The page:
Nowhere was that truer than at the RWC 2021 Europe Qualifier in September 2021, when she scored two tries and 27 points to help the Azzurre book their flight to Auckland.

A try-scorer in Italy’s morale-boosting warm-up win against France last month, fans will want to keep an eye on her distinctive scrum cap over the next few weeks.

Mana Furuta (Japan)

Having made her test debut at 18 in 2016, the skilful centre has enjoyed a breakout season on the global stage six years on.

An ever-present on the encouraging, if winless, end-of-year tour of Europe last November, Furuta enjoyed a stunning debut Super W campaign in Australia, winning the Brumbies’ Player of the Year award.

She has since started six tests for Japan, including wins against Fiji, Australia, South Africa and Ireland.

Ayesha Leti-I’iga (New Zealand)

The Black Ferns are not exactly short of options out wide, but Leti-I’iga has undoubtedly been the form winger heading into RWC 2021.

In 2022 alone, the Wellington and Hurricanes star – a former sprinter – has crossed the whitewash seven times in only five tests.

That run includes a hat-trick against the USA in June and Leti-I’iga will want to replicate that form in October and November.

Emma Orr (Scotland)

Orr made her debut against Wales in the 2022 Women’s Six Nations in Cardiff, four days before her 19th birthday.

Scotland lost narrowly that day, 24-19, but the young centre showed more than enough quality to suggest she will be a mainstay in the team’s midfield for years to come.

The youngest member of the Scotland squad at RWC 2021, Orr will hope to add to her four caps over the next few weeks.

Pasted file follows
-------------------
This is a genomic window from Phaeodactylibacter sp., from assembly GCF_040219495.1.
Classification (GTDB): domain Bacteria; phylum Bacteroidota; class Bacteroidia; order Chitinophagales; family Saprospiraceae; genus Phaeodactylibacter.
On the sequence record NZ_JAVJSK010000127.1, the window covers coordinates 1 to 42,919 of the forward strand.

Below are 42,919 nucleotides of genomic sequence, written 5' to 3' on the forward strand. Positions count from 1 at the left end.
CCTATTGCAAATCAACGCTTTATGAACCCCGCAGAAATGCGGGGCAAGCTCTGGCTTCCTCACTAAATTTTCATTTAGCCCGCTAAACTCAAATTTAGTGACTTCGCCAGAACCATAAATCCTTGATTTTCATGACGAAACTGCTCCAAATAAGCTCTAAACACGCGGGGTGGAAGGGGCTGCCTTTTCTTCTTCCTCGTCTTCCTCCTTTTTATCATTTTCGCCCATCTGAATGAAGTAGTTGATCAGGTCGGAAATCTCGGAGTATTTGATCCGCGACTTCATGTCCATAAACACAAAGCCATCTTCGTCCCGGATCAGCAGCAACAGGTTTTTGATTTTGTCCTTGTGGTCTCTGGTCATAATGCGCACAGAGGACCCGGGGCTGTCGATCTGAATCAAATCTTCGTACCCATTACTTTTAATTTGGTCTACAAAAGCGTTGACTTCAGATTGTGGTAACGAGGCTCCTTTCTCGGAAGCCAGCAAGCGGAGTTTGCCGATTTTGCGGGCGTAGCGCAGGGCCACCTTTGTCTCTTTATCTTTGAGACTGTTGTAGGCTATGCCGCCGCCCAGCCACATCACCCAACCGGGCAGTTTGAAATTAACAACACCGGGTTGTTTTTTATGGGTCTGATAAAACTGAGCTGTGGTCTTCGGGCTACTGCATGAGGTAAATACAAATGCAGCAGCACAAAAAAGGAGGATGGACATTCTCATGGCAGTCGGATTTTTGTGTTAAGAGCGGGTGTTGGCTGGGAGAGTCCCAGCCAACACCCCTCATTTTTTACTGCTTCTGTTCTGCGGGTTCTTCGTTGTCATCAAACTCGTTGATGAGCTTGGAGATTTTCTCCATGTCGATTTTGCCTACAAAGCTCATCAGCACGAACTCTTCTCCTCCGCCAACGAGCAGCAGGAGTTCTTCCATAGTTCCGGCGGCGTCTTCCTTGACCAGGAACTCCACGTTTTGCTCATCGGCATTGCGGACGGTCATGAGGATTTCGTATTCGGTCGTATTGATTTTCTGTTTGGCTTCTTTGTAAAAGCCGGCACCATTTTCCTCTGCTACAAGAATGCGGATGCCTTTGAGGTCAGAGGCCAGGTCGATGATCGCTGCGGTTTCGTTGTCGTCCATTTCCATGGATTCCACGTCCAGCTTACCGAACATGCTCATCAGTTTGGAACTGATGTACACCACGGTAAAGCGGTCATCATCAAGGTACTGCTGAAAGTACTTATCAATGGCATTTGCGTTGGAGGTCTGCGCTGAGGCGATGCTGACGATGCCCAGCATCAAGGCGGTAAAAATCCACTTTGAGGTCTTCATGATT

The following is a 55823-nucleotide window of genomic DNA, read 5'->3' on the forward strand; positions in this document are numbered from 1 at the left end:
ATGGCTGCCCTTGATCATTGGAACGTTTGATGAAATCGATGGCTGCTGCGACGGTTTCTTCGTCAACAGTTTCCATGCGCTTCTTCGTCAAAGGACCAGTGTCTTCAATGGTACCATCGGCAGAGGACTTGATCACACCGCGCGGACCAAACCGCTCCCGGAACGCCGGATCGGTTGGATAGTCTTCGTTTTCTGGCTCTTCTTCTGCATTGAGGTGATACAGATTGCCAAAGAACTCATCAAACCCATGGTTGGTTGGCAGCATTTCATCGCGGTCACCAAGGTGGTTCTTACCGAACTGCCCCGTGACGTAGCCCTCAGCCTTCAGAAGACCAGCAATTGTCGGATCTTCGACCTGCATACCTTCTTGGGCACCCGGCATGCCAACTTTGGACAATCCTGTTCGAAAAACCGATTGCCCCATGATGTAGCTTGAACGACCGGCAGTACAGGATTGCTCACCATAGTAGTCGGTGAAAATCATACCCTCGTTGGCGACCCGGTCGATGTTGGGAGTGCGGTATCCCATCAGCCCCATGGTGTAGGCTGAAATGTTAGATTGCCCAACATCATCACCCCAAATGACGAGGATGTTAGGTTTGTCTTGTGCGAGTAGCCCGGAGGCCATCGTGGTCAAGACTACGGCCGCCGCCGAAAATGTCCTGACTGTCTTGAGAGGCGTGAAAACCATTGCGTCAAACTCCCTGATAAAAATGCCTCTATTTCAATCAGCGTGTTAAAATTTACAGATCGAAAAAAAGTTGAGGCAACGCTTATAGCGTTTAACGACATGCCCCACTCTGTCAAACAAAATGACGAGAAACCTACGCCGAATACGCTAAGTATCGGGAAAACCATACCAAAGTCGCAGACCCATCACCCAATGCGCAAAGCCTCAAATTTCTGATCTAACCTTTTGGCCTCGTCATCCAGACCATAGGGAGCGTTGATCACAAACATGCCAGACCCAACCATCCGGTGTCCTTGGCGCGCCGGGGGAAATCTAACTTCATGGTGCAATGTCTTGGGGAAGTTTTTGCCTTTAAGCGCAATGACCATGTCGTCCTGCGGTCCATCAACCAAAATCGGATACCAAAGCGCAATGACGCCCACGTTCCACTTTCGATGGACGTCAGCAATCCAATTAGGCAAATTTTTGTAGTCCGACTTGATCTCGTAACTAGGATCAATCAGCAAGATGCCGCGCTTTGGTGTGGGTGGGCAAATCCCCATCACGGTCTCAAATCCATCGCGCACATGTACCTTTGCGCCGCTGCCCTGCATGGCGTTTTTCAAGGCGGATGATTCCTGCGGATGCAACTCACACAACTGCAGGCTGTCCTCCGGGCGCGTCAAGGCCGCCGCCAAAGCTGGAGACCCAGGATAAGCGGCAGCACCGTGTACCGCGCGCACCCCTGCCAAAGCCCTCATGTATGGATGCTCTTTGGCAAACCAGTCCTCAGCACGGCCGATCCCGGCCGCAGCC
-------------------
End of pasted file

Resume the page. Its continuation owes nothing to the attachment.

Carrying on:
Libbie Janse van Rensburg (South Africa)

No woman in history has successfully converted more tries in a single match than Van Rensburg’s 14, during a 38-point haul against Namibia in June.

The fly-half followed that up with pivotal performances in the run of three consecutive wins that the Springbok Women pieced together heading into RWC 2021.

Van Rensburg is almost certain to start in the number 10 jersey against France this weekend, and with the prolific Ayanda Malinga outside her, who knows what could happen at Eden Park.

Hope Rogers (USA)

Another barnstorming prop for the list, Rogers joined Exeter Chiefs in the English Premier 15s in January and proceeded to score 12 tries in 13 matches.

Not quite as prolific on the test stage, the 29-year-old has crossed the whitewash four times in as many appearances in 2022, including a brace in the warm-up win against Scotland in Edinburgh.

Rogers will need to be at her best at scrum time as well as in open field if the USA are going to emerge from a tough Pool B, which also contains Canada, Italy and Japan.

Alisha Butchers (Wales)

Almost unplayable when Wales opened their 2022 Women’s Six Nations campaign with back-to-back victories against Ireland and Scotland, Butchers impressed even when her side’s form tailed off.

Butchers will want to replicate that early-year form when Wales open their RWC 2021 campaign against Scotland in Whangārei on Sunday.

If she can help inspire Ioan Cunningham’s side to a victory against their Six Nations rivals, then a place in the quarter-finals will be within their grasp.